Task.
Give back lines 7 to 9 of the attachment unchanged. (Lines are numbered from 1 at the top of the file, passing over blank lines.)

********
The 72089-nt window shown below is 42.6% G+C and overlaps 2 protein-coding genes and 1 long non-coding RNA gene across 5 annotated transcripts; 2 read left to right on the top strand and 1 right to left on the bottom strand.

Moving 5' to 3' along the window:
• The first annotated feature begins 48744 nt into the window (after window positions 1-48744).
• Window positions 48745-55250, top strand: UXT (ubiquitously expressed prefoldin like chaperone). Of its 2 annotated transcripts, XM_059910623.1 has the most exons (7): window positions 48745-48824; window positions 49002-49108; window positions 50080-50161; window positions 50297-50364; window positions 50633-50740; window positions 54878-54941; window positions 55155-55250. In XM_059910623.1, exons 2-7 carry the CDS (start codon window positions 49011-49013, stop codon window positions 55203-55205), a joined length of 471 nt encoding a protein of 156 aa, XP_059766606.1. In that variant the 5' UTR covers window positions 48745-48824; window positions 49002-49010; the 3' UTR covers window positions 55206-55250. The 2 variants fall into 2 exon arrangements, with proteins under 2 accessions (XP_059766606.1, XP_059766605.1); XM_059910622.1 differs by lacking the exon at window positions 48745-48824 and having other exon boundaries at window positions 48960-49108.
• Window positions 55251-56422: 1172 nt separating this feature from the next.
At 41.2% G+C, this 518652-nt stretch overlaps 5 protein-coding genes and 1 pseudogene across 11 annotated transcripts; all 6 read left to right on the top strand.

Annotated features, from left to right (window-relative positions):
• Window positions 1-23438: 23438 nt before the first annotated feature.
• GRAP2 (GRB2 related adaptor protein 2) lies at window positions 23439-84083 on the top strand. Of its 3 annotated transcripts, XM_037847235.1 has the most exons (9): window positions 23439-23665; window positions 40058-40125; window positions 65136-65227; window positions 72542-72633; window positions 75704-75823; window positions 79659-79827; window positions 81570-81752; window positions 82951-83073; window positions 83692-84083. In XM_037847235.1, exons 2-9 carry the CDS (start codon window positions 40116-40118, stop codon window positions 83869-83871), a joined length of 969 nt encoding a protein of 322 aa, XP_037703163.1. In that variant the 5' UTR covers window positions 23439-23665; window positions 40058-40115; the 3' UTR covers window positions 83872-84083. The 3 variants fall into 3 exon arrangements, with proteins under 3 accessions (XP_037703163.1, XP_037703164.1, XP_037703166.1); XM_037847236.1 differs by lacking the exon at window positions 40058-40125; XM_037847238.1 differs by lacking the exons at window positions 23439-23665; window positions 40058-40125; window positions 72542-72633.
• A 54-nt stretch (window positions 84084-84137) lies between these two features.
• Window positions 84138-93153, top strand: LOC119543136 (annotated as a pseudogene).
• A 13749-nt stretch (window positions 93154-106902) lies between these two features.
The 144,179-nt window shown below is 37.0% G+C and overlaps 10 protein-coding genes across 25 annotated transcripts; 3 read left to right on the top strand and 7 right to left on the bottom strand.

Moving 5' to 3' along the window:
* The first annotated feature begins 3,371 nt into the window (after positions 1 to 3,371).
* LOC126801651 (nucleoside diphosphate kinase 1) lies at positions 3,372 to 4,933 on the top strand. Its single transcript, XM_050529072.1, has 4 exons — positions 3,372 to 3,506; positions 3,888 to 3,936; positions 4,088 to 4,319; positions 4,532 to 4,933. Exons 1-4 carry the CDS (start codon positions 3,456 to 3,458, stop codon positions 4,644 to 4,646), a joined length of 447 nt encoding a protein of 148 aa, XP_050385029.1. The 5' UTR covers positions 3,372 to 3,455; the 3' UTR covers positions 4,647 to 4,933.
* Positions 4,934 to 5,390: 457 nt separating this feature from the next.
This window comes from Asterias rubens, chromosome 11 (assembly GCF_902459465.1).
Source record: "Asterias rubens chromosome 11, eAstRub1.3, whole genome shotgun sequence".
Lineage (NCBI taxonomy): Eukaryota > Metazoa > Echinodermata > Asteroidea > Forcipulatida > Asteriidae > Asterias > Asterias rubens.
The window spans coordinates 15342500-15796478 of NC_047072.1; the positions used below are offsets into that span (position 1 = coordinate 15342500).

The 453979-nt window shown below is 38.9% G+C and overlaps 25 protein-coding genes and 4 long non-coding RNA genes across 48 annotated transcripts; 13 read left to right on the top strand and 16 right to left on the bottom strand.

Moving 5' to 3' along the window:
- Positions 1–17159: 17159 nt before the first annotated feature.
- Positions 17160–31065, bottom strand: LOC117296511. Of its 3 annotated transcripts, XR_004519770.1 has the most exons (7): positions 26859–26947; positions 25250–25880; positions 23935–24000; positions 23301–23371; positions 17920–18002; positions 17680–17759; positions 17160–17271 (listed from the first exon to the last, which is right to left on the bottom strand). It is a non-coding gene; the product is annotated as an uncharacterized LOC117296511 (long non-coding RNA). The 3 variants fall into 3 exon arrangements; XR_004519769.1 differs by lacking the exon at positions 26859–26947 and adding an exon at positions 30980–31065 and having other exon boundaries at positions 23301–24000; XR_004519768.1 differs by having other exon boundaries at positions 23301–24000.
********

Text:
Annotated features, from left to right (window-relative positions):
• Window positions 1-23438: 23438 nt before the first annotated feature.
• GRAP2 (GRB2 related adaptor protein 2) lies at window positions 23439-84083 on the top strand. Of its 3 annotated transcripts, XM_037847235.1 has the most exons (9): window positions 23439-23665; window positions 40058-40125; window positions 65136-65227; window positions 72542-72633; window positions 75704-75823; window positions 79659-79827; window positions 81570-81752; window positions 82951-83073; window positions 83692-84083. In XM_037847235.1, exons 2-9 carry the CDS (start codon window positions 40116-40118, stop codon window positions 83869-83871), a joined length of 969 nt encoding a protein of 322 aa, XP_037703163.1. In that variant the 5' UTR covers window positions 23439-23665; window positions 40058-40115; the 3' UTR covers window positions 83872-84083. The 3 variants fall into 3 exon arrangements, with proteins under 3 accessions (XP_037703163.1, XP_037703164.1, XP_037703166.1); XM_037847236.1 differs by lacking the exon at window positions 40058-40125; XM_037847238.1 differs by lacking the exons at window positions 23439-23665; window positions 40058-40125; window positions 72542-72633.